Software Design is a secondary research project aiming at creating a library of software design practices: short pieces of software design advice like "embed units in names of variables of time", "make functions private if possible", etc. The practices can be used during code reviews as actionable items and can help improving someone's software design skills (apart from improving the reviewed code itself).
The practices will be drawn from a number of resources, including books: "Refactoring", "Effective Java", "Effective C++", "A Philosophy of Software Design", "The Pragmatic Programmer", "Clean Code", etc.), as well as similar, language-specific lists of practices that have recently emerged: http://isocpp.github.io/CppCoreGuidelines/CppCoreGuidelines, https://golang.org/doc/effective_go.html, https://github.com/golang/go/wiki/CodeReviewComments, Wikipedia, Wikibooks, etc.
Apart from being used during code reviews directly, the secondary goals of the project are:
- Connect ideas from different resources.
- Promote static/automated analysis by referencing tools that enforce the practice in different programming languages.
The first example of a practice: Don't add a parameter that won't be used.
About the project
- Competing with the articles in Wikipedia's Software Design category. Whenever reasonable, an article in Wikipedia should be referenced from this project (and, perhaps, improved) instead of creating a duplicating page in the space of the Software Design project.
- Competing with Martin Fowler's Bliki and catalog of refactorings. These should be treated as resources for the project and referenced when appropriate.
- Covering software development topics extensively. The main scope of the Software Design project are the "static" properties of software, not about the dynamics of engineering teams, projects, communication, methodologies, etc. However, software design cannot be considered in complete separation from the broader software engineering topics, so the pages in this project are expected to discuss some aspects of software development (testing, methodologies, long-term project dynamics), for example, making arguments for some practices.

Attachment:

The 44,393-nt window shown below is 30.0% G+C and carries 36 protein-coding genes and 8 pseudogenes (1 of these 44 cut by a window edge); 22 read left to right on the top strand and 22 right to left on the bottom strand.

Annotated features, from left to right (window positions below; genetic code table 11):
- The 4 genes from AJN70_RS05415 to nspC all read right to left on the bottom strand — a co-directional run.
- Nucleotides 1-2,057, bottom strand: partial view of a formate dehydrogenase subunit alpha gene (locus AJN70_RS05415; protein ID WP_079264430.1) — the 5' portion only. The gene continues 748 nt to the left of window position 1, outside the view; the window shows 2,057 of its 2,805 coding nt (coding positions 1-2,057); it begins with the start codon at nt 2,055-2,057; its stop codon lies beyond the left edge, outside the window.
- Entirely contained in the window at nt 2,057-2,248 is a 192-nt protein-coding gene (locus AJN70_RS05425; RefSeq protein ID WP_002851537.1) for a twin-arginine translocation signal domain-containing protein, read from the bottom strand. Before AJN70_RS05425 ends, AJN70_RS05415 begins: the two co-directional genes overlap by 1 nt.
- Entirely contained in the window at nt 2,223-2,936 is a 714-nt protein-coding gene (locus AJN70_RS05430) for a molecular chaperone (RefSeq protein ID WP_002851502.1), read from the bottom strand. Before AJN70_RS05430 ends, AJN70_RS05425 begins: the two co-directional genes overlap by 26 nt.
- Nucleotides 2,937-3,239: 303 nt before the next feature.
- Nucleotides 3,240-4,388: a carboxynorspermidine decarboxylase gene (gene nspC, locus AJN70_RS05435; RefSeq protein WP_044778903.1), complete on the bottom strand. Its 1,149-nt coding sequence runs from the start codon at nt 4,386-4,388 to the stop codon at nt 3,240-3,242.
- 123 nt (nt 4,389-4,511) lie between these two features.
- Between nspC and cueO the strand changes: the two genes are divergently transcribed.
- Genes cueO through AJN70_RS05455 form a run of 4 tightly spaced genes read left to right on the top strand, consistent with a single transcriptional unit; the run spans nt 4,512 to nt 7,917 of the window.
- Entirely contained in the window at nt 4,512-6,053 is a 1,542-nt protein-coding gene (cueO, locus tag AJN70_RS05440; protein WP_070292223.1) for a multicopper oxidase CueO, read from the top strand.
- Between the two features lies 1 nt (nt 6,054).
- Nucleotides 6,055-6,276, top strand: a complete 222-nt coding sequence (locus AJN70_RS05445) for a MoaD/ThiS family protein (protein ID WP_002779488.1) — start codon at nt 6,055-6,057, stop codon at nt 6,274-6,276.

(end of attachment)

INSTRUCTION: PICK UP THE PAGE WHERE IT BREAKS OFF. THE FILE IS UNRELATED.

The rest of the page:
The research method of the project is analyzing how every practice affects the qualities of the software: whether it makes the code better or worse in terms of a specific quality. All qualities are broadly split into three categories:
- Software qualities: (money) cost, speed, resource usage, reliability, (binary) size, etc.
- Interface qualities: hard/easy to misuse, reliability, interface size (the number of elements), naturality, etc.
- Code qualities: complexity, modularity, easiness of change, robustness (against programming error), (screen) size, etc.
Primary vs. high-level qualities
Many resources on software design operate with high-level qualities such as usability, steepness of learning curve, readability, understandability, maintainability, flexibility, easiness of change, and complexity (in a broader sense rather than in the narrower sense used in the project). These qualities are derived from a blend of lower-level primary qualities which are sometimes even at odds with each other. For example, readability is derived from obviousness, clarity, structuredness, and naturality.
Practices in the project should be analyzed in the context of primary, not high-level qualities. Consider these two statements:
var c = a / b
var yieldPerHectare: Double = totalYield / numHectares
The first is clearer, the second is more obvious. Which one is more readable is subjective because it depends on whether the reader prefers clarity or obviousness in code, as well as his familiarity with the codebase, the surrounding code, and other factors. Therefore, appealing to high-level qualities might be ambiguous and subjective which doesn't align with the goals of Software Design project.
Criterion for defining a quality: independence (at least, sometimes) from all other qualities
Neutral point of view
Software design is a subjective topic: different programmers value different primary software qualities differently. The Software Design project aims to maintain neutrality by objectively presenting how each practice and refactoring affects different primary software qualities, but not arguing that one quality is more important than another (after all, apart from being a subject for personal preferences, the relative importance of different primary qualities varies a lot from project to project, and even in different contexts and at different times within the same project).
Programming language of examples
Code examples in the project are mostly written in Kotlin but this is not a hard rule.
val keyword should be avoided (